Jörg Tremmel is a Co-founder of Germany’s Foundation for the Rights of Future Generations. Milena Weber is a student of Global Environmental and Sustainability Science and Political Science at Leuphana University in Lüneburg, while also working for FRFG. In this joint piece, they look at how the German government is approaching the storage of nuclear waste, and what citizens can do to influence it.
The Post-Fukushima landscape
After the events of Fukushima in 2011 many governments chose to phase out nuclear energy. However, this does not mean that everything has been settled for future generations in these countries.
A long-term underground repository must be found for the radioactive waste that has been produced over the past decades.
How many present and future people will be affected?
We are dealing with unimaginably long periods of time. According to Roman Krznaric, author of the book “The Good Ancestor”, the interests of those alive today – about 8 billion people – are pitted against those of all people who will be alive in the future, which in the next 50,000 years will already amount to about 6,750 billion people.
An incredibly momentous decision
One single generation will have to make a decision that will be more or less binding for thousands to come. This is why all age groups within the current generation should be able to provide their input. This includes the involvement of young people which inherently comes with several advantages:
– The orientation becomes less focused on the present and shifts more towards the future.
– Fresh ideas and approaches to solutions are introduced.
– General interest and willingness to participate is increased.
– The acceptance of later decisions is enhanced.
In addition, young people tend to be more open-minded and therefore likely to be more receptive to an evidence-based process, at least compared to established national and local politicians. If the youth is involved in these decision-making processes at an early stage, they may be able to assume key positions in society in the future and act competently as multipliers of knowledge and awareness.
The search for a repository site in Germany
While Finland is the first country that has completed the process, in many other countries the search for a repository site for nuclear waste is just beginning to take shape. Among them is Germany, a region in which 30,000 m3 of extremely radioactive waste has been produced since the first installation of a nuclear power plant only 60 years ago (Berlin Institute for Participation, 2018).
This enormous amount needs to be stored as quickly and for as long as possible deep under the surface in order to protect those living close to the current temporary repository sites from the dangers of harmful radiation. According to a law passed in 2013, the areas that are unsuitable are gradually excluded until, in the end, the repository will be built in the most suitable region.
The decision on a site for the final storage of nuclear waste in Germany is to be made in 2031, and the repository is to be built and filled from 2050 onwards (National Citizens’ Oversight Committee, 2020a).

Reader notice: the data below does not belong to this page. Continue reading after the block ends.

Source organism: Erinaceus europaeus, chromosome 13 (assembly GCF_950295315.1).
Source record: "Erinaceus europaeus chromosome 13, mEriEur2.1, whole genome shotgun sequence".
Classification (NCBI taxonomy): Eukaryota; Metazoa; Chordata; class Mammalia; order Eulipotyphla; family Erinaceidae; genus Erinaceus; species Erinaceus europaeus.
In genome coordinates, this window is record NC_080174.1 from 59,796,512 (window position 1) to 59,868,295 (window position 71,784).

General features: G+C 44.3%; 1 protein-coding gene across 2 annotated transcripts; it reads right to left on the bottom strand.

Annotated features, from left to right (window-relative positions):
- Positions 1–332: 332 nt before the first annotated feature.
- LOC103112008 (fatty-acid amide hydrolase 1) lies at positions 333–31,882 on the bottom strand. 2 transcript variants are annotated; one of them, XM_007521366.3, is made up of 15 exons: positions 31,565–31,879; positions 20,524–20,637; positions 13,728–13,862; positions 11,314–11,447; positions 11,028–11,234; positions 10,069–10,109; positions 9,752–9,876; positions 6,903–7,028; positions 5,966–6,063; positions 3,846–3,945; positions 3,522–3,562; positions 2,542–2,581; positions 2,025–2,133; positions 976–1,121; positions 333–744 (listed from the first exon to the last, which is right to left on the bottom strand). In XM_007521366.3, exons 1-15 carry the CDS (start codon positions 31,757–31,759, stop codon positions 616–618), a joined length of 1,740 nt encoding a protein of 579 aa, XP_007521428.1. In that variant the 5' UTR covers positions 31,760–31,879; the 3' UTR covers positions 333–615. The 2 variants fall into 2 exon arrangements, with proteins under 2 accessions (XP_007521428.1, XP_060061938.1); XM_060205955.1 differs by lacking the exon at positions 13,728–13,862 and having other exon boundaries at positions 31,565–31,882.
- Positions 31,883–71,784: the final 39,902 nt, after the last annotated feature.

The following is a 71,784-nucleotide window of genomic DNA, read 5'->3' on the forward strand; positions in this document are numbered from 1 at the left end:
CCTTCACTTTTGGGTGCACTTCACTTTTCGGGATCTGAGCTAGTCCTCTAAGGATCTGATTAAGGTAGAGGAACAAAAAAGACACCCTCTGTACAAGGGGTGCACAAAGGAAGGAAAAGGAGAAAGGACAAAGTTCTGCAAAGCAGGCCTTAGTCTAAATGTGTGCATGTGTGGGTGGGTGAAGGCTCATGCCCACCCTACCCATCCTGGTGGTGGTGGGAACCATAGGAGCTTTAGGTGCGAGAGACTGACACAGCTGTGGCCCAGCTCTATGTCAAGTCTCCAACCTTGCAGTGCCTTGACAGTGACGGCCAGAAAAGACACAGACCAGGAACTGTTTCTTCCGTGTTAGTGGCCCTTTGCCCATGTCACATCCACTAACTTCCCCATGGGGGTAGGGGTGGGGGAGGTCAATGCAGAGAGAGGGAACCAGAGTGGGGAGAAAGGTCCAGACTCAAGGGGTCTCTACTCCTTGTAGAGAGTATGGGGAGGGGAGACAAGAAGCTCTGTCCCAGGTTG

How citizens can influence the search
This process also includes a promising and ambitious plan for citizen participation of which trust, transparency, adaptability and participation are necessary components (Berlin Institute für Participation, 2018; National Citizens‘ Oversight Committee, 2020a).
The Federal Office for the Safety of Nuclear Waste Management (BASE) coordinates and controls the process and guarantees qualitative public participation (National Citizens’ Oversight Committee, 2020b).
Another actor that is particularly important for the participation structure is the National Citizens‘ Oversight Committee (NBG). Consisting of politically independent representatives of the public and the young generation, NBG accompanies the process and advocates for the common good (National Citizens’ Oversight Committee, 2020b).
BASE and NBG organise various formats in which citizens can meet with experts and discuss the latest developments (Federal Office for the Safety of Nuclear Waste Management, 2022).
How much power does the public have?
None of these offers for participation grant the public direct decision-making power, but they nevertheless lend considerable weight to the public voice. Citizens are given the opportunity to inform themselves and to critically question the procedures and decisions together with others.
They can even demand ‘qualified reviews‘ and take legal action before the Federal Administrative Court if they are not satisfied with the decision made (Hagedorn, 2019; National Citizens‘ Oversight Committee, 2020a).
Whether this will be enough to give citizens the feeling they can trust their government and accept a repository even in their place of residence is hardly predictable today. Nevertheless, it is undeniable that the way this search for a repository has been shaped is the result of many years of work focusing on the common good and learning from past mistakes.
The next few years until the final decision in 2031 will be long and arduous, but there has arguably never before been such a sustainable and promising participation format.
Help us to be able to do more
Now that you’ve reached the end of the article, we want to thank you for being interested in IF’s work standing up for younger and future generations. We’re really proud of what we’ve achieved so far. And with your help we can do much more, so please consider helping to make IF more sustainable. You can do so by following this link: Donate